For a time-based, recurring fee, they receive a new selection of goods or continued access to a service.
While you hope that most of your subscribers will read your monthly or annual fees carefully before signing up for your subscription, you still need to outline payment terms thoroughly in your Subscription Payments Clause.
This is especially important if you use automatic renewal and the user must take active steps to halt the payments before a determined time to cancel their subscription.
Spotify, offers monthly-paid and free subscriptions. They explain these options in their Services Clause and go into detail about renewal, payments and billing- including how their renewal period is billed in their Payments Clause below:
Like the already covered T’s & C’s clause. Any events that involve violence, discrimination are obscene or threatening action in any shape or form should be explicitly prohibited on your website.
There are, however, prohibited actions that are more unique to subscription services. For example, Spotify is a music streaming service, and as such, it makes sense for the company to create an environment which heavily protects the rights of the artists who upload their content onto the website.
As such, Spotify, prohibits users from bypassing their streaming service, which would result in a loss of revenue for both the artist and Spotify- this includes the selling of user accounts, sharing your password or making use of another subscriber’s username and password.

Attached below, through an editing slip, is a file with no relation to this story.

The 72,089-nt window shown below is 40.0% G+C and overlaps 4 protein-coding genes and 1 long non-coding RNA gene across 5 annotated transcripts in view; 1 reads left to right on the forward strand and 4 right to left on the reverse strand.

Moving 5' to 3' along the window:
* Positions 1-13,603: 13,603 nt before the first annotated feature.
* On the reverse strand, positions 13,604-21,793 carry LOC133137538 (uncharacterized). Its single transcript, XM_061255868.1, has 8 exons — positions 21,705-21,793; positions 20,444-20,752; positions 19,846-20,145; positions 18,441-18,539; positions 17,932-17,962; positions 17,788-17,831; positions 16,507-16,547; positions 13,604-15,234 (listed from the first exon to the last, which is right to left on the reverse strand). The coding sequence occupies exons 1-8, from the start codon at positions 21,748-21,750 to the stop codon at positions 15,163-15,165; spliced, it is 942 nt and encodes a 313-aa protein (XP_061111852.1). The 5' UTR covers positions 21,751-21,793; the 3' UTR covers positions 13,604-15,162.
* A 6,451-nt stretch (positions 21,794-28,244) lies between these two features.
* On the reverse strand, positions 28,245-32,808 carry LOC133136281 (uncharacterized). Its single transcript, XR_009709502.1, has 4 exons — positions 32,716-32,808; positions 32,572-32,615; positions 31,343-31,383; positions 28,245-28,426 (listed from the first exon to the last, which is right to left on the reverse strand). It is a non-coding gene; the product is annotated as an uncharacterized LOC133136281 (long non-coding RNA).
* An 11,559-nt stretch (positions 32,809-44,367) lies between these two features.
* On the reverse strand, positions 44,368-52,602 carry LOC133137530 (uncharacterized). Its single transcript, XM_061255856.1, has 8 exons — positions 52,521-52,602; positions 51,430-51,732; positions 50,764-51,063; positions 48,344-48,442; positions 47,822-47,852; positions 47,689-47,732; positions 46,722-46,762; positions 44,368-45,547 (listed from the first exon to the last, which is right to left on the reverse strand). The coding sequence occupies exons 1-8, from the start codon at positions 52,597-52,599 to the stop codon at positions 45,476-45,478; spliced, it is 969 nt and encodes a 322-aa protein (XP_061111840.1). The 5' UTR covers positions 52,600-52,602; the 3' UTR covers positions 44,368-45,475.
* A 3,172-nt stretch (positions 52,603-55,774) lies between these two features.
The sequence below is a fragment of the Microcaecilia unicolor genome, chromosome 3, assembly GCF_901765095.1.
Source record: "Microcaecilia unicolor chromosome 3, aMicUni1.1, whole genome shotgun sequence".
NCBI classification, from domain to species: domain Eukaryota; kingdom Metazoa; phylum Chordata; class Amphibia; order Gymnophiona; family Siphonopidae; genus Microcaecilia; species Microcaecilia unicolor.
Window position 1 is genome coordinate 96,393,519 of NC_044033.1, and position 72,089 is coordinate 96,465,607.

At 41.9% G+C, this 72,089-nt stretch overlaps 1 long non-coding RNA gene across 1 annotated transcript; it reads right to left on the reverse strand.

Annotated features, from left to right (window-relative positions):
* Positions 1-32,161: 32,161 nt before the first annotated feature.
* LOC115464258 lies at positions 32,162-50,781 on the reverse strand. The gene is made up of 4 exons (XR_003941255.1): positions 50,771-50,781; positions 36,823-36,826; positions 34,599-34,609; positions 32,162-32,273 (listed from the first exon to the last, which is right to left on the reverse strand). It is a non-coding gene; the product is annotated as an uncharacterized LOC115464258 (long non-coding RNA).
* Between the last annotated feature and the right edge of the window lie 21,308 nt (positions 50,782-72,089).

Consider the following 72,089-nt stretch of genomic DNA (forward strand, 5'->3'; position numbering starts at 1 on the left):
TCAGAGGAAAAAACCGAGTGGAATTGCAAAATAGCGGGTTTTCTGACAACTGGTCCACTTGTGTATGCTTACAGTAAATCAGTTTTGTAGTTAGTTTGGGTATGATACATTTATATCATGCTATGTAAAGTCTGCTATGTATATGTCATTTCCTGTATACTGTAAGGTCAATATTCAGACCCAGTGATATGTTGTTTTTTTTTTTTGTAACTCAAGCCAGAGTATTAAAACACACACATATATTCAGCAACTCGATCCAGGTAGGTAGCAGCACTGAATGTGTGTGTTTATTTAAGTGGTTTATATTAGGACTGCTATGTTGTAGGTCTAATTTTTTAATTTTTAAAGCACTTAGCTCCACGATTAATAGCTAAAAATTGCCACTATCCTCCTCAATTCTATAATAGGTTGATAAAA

Unlike an e-commerce store that sells tangible products which can be shipped, returned and refunded, subscribers may want to terminate their subscription because they can no longer afford it or, they simply no longer wish to be subscribed to your service.
You must make it possible and clear for your customers to opt out of their subscription if they so wish to do so. If you make this too difficult for them, it will appear fraudulent and your company’s online image may be damaged due to bad reviews and poor word of mouth.
Spotify explains the simple process of terminating their subscription and importantly, provides a helpful link directly to the appropriate webpage where subscribers may get in contact with a Spotify agent.
Spotify also goes on to explain, in detail, that any payments for a partially completed subscription are not refundable and that their account will be terminated only at the end of the subscriber’s appropriate billing period.
If you cancel unpaid subscriptions, that item does not need to go in this clause. Keep those provisions for your Payment Clause.
Before starting an e-commerce website, there are a few vital aspects you need to understand in order to successfully (and legally) sell any products and/or services online. Let us walk you through the legal document necessities required for your e-commerce website.
15 APRIL 2020 • 10 MIN READ
Every business needs professional legal contracts. But, most businesses are forced to go without. Hello Contract aims to change this and make high-quality legal documents accessible to all South Africans.